Is there any, you know, how do you know that they have the right equipment for the job? Or is there any specific equipment you should be looking for? So, in terms of equipment, usually I would say for the most part, loggers will specialize in certain type of operations. I would say the, the very first, um, difference would be slope.

So, um, a logger will usually have equipment that, you know, is suited for working steep terrain. And for that reason, they probably would have, you know, a cable logging operation. Um, so depending, let's say between having steep slopes in your property or flat terrain, that will determine the kind of equipment that they will have.

The next one would be whether they specialize on clear cuts or they work on, on thinnings for the most part. That will also determine what kind of equipment they have. If they are specialized in thinning they will have, uh, different type of equipment than if they were to work on clear cuts.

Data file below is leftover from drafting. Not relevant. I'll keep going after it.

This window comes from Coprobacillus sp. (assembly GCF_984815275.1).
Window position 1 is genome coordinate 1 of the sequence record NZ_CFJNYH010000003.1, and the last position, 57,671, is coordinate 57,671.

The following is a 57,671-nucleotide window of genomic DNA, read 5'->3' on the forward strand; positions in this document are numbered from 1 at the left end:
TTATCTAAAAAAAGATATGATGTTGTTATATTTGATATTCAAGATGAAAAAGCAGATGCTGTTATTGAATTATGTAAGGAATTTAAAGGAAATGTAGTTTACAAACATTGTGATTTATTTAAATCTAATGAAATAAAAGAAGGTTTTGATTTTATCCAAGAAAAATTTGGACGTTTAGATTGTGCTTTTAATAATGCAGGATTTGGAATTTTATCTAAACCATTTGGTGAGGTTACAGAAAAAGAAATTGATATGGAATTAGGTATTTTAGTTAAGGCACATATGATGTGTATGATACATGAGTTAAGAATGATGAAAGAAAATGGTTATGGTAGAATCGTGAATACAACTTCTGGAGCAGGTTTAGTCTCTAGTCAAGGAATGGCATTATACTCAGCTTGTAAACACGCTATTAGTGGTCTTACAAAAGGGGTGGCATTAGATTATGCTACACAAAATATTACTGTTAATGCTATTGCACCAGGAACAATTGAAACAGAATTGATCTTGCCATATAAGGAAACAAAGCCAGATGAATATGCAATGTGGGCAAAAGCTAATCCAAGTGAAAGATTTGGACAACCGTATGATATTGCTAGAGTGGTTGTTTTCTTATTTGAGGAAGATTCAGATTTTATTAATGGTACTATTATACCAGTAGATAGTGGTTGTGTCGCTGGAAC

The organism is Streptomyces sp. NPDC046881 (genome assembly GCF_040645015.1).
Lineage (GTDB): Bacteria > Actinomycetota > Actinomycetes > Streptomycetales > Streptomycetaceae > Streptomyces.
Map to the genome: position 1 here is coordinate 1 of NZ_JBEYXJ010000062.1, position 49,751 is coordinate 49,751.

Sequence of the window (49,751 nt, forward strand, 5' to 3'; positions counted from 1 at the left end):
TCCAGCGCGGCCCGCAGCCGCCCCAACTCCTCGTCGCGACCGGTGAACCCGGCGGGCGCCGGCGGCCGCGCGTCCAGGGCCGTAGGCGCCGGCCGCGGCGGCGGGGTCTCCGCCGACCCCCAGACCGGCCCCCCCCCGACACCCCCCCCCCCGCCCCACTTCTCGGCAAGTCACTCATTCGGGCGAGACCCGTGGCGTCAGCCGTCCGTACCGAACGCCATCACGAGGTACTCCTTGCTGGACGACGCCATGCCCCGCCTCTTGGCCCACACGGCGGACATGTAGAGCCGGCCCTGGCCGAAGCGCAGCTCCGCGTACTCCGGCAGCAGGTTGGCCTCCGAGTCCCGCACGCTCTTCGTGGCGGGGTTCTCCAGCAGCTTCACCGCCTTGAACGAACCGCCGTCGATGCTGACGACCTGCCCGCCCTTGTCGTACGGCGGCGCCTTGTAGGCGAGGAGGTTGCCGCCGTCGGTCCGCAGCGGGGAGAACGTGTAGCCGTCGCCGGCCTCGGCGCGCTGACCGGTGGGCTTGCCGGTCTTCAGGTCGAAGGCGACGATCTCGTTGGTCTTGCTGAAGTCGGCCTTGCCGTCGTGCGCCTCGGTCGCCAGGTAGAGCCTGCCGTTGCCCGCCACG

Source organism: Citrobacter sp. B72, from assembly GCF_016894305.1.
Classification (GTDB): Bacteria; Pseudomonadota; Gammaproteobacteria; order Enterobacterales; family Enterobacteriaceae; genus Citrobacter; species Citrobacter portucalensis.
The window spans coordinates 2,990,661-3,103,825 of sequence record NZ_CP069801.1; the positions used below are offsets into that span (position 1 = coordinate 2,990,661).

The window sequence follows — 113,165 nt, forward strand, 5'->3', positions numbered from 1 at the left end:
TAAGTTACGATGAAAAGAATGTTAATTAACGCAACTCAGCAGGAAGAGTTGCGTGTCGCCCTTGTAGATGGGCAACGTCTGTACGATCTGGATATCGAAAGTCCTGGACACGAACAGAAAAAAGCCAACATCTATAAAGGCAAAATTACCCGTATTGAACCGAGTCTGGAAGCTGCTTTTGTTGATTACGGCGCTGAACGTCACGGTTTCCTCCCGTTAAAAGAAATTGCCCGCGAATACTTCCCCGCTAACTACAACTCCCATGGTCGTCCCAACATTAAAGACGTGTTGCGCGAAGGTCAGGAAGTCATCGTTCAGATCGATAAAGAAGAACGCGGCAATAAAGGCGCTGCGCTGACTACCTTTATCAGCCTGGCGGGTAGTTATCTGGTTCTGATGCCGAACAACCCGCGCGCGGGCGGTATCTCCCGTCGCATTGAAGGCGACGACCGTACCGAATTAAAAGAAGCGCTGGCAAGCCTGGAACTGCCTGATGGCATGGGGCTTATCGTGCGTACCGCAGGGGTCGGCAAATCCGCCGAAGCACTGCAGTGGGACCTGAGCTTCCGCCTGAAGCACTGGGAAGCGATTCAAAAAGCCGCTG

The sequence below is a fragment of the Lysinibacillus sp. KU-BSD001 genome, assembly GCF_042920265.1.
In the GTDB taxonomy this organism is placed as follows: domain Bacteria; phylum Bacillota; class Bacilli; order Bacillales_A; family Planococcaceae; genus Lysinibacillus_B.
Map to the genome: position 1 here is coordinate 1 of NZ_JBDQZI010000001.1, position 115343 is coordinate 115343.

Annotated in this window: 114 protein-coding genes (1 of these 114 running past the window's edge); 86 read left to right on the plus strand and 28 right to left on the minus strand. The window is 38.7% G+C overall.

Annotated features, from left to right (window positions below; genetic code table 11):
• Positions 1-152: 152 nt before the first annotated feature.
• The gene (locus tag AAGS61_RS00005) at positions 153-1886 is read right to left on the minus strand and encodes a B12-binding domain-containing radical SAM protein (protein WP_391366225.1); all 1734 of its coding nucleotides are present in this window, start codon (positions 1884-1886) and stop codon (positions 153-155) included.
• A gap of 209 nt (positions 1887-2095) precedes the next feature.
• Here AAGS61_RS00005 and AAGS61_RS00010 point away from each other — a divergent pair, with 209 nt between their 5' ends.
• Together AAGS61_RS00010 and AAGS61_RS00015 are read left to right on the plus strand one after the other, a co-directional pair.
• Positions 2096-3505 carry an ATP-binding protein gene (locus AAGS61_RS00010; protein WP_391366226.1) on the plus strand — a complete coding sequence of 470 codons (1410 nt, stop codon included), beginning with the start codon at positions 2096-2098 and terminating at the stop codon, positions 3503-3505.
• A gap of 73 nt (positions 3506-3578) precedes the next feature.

So, being clear on what you're like, you know, just what you said earlier, being clear on what your objectives are and asking them, you know, how they will work with you will help sort of get those questions answered then.

Right. And you can always ask them, you know, what kind of jobs have you done previously? Um, if, if they have examples of, "Yeah, I've done thinnings here and here and there." Um, that would probably mean that they have the, the equipment specific for, for thinning. Okay, great. And then of course the the question of a contract.

So, when you work with any contractor, should we, do we recommend using a contract? Yeah, all the time. Um, a contract is very important, and for the most part, I would say 95% of the loggers, um, at least on the survey that we found, um, do actually work with a contract because that's the way that, you know, you get everything in paper.